More Top Stories

National

Final counting underway

10 August 2022

Local

The ride of their lives

8 August 2022

Sports
Culture
Opinion
Commonwealth Games
Culture
Environment
Local
Netball
Rugby Union
Editorials
Court
Local
Business
Soccer
Crime
Local

'Acting for change’

19 July 2022

Rugby Union

A long-distance love affair

Saturday 15 January 2022 | Written by Supplied | Published in Art, Features

Share

A long-distance love affair
Author John Roberts from Cheshire, England, with paperback proof of the book ‘Around the Corner from Nowhere: The Cook Islands Rediscovered’. SUPPLIED/22011435

Retired BBC radio and TV reporter and presenter John Roberts from Cheshire, England has been having a long-distance love affair with the Cook Islands for nearly 40 years.

Now, after multiple visits and a wealth of research, he says he wants to “share the love” by way of a new book he’s written called ‘Around the Corner from Nowhere: The Cook Islands Rediscovered’.

John Roberts describes the book as a narrative about all 15 of the islands, rather than a guide book. But there are also fascinating stories and traveller tips which he hopes will interest those who’ve visited, are thinking of visiting or just want to learn more about the Islands, as well as Cook Islanders themselves.

Down the years he’s written and broadcast in the UK, Australia and New Zealand about the Islands, and for 17 years has run his own Cook Islands website (https://www.cookislands.org.uk) which gets over a quarter of a million visits a year.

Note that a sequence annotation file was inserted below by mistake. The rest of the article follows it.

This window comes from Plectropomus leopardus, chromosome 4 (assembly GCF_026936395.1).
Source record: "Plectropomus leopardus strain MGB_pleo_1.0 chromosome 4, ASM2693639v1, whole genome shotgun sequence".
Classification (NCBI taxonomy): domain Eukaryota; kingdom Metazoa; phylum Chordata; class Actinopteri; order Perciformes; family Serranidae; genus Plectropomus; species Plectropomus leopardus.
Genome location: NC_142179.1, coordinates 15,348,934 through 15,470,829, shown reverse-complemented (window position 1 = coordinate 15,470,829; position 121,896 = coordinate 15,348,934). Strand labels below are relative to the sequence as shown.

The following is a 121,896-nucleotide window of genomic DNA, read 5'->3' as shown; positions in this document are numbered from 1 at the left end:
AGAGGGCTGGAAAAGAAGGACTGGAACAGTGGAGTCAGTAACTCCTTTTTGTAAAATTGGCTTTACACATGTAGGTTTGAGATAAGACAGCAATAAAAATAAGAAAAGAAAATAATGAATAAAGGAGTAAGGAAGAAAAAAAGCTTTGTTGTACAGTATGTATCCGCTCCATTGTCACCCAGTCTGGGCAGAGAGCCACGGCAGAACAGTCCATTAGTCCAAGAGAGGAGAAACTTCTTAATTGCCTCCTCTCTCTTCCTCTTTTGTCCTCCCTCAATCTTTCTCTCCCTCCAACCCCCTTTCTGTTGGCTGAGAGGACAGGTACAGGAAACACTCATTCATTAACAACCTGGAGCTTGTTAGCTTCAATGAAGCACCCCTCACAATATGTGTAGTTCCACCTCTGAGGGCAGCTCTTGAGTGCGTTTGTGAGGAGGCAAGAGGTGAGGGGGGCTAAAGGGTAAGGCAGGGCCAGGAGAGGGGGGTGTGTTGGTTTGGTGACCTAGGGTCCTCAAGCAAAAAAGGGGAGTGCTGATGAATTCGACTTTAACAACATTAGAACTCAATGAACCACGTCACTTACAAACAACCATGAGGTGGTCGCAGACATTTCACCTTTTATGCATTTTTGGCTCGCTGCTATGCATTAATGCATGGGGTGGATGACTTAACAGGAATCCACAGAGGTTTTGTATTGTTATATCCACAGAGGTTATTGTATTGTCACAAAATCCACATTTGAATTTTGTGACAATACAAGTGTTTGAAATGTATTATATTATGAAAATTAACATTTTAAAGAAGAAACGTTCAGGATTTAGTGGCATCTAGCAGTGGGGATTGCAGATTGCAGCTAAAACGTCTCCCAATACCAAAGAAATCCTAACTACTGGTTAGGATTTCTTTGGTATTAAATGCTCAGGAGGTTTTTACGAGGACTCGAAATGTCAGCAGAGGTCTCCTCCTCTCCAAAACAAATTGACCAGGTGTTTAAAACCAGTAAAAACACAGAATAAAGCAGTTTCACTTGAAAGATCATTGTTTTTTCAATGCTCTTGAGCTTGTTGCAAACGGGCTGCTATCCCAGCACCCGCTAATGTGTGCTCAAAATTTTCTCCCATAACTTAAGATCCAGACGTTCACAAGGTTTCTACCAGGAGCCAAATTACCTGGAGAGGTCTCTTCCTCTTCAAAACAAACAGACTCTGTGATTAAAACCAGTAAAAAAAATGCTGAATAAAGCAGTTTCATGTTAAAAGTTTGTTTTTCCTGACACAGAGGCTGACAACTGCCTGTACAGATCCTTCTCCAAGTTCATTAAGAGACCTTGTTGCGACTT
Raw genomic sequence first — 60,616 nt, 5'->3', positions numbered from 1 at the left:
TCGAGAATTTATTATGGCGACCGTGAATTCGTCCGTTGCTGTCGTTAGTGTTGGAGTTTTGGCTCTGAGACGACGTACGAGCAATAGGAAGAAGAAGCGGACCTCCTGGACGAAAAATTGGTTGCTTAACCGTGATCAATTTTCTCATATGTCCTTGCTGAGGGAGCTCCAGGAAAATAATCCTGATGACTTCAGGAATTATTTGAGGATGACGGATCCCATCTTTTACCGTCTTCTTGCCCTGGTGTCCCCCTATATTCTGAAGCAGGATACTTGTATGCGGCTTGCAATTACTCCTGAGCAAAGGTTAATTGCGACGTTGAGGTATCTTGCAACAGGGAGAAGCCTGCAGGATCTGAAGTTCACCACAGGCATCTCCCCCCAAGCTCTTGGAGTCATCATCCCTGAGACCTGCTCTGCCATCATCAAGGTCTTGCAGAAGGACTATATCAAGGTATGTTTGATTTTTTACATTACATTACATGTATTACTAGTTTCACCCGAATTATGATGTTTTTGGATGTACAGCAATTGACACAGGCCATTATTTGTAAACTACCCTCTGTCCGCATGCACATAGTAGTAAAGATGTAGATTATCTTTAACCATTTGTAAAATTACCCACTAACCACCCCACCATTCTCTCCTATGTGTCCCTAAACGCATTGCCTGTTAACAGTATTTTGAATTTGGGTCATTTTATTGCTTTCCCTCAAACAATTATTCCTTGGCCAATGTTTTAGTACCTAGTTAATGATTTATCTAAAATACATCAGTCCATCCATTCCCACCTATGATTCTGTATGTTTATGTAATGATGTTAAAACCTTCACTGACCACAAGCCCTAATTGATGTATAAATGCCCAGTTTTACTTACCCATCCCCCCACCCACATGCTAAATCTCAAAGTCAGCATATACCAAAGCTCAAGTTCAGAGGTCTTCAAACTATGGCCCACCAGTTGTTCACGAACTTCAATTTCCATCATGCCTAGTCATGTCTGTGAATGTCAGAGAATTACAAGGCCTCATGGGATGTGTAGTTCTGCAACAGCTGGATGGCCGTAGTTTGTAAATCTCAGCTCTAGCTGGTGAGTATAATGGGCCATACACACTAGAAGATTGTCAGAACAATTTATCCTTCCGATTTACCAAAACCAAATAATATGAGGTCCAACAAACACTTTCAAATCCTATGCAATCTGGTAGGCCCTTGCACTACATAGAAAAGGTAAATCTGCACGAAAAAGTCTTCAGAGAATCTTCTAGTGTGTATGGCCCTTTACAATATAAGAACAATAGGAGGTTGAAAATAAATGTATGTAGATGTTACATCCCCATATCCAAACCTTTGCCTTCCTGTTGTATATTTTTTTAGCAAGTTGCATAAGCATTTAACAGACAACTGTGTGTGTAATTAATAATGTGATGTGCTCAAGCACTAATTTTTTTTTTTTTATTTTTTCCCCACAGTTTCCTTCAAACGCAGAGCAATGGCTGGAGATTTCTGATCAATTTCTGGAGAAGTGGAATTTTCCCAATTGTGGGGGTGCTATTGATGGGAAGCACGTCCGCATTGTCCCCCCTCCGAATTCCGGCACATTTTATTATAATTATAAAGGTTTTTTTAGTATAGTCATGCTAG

His love affair began in 1982 after he read a short report in the travel pages of the UK’s ‘Sunday Times’ newspaper about the Islands and it completely captured his imagination. But it was more than 20 years later before he finally made his first visit. And he recalls, in the chapter about Rarotonga, that night he arrived.

“Deep emotions were mixed with an overwhelming desire to see something of this island of my dreams as soon as possible. OK, I admit it; I cried tears of joy and darkness wasn’t going to get in the way of discovery. In fact, it made for a memory to last a lifetime. Strolling along a beach which was deserted and silent apart from the pounding of the Pacific Ocean, the best free show in town was underway. With no light pollution, looking up into the night sky was like seeing the view inside a planetarium. Billions of stars sparkled down as they must have done since the first Polynesians crossed uncharted seas in their canoes to reach these islands more than a thousand years ago.”

The book blends his own first-hand accounts of visits with those shared with him by other travellers and islanders themselves to provide an insight into each and every one of the Cook Islands.

Over the course of 16 chapters, complete with more than 30 photographs, he also answers some intriguing questions such as: Where and why are turtles on the school science timetable instead of the dinner table as they used to be? Which US political VIP loved an official dinner at a Rarotonga restaurant so much that she went straight back the following night? Where did a distinguished historian have a ghostly encounter with “an intangible force of evil” and how did he escape it? and Where might you see ‘ghost fire’ and why would you rather not?

The title of the book comes from a passing remark in a long and insightful article about the Islands in a 1967 edition of ‘National Geographic’ and Roberts concludes with his 21st century reflection on that writing by way of some personal pondering about the future of the Islands and threats from tourism, climate change and seabed mining. 

“Around the Corner from Nowhere: The Cook Islands Rediscovered” is available now from Amazon as a print replica e-book by following this link getbook.at/Cook_Islands-ebook.

The paperback edition will be available later this month via Amazon or direct from the author (author@coookislands.org.uk). It can also be ordered through bookshops from February, 2022.